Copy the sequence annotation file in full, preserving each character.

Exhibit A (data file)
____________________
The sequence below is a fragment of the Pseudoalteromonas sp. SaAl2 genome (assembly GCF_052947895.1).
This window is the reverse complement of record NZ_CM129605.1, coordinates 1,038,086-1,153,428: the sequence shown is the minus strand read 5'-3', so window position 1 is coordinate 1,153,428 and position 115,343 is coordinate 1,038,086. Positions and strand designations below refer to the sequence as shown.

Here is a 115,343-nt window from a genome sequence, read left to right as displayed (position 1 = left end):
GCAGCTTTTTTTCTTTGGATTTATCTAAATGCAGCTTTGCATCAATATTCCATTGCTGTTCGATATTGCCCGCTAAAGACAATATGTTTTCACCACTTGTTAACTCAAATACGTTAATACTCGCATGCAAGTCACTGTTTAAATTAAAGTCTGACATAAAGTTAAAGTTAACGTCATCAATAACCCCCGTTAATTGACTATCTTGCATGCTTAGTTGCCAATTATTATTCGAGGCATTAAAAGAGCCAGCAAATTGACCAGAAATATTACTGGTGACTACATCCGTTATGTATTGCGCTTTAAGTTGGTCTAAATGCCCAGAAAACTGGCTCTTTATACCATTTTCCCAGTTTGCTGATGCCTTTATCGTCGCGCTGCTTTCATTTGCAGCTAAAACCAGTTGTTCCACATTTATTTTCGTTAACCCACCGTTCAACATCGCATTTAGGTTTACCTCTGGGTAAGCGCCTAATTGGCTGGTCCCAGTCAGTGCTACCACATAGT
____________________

The sequence below is a fragment of the Pseudoalteromonas sp. SaAl2 genome (assembly GCF_052947895.1).
This window is the reverse complement of record NZ_CM129605.1, coordinates 1,038,086-1,153,428: the sequence shown is the minus strand read 5'-3', so window position 1 is coordinate 1,153,428 and position 115,343 is coordinate 1,038,086. Positions and strand designations below refer to the sequence as shown.

Here is a 115,343-nt window from a genome sequence, read left to right as displayed (position 1 = left end):
GCAGCTTTTTTTCTTTGGATTTATCTAAATGCAGCTTTGCATCAATATTCCATTGCTGTTCGATATTGCCCGCTAAAGACAATATGTTTTCACCACTTGTTAACTCAAATACGTTAATACTCGCATGCAAGTCACTGTTTAAATTAAAGTCTGACATAAAGTTAAAGTTAACGTCATCAATAACCCCCGTTAATTGACTATCTTGCATGCTTAGTTGCCAATTATTATTCGAGGCATTAAAAGAGCCAGCAAATTGACCAGAAATATTACTGGTGACTACATCCGTTATGTATTGCGCTTTAAGTTGGTCTAAATGCCCAGAAAACTGGCTCTTTATACCATTTTCCCAGTTTGCTGATGCCTTTATCGTCGCGCTGCTTTCATTTGCAGCTAAAACCAGTTGTTCCACATTTATTTTCGTTAACCCACCGTTCAACATCGCATTTAGGTTTACCTCTGGGTAAGCGCCTAATTGGCTGGTCCCAGTCAGTGCTACCACATAGT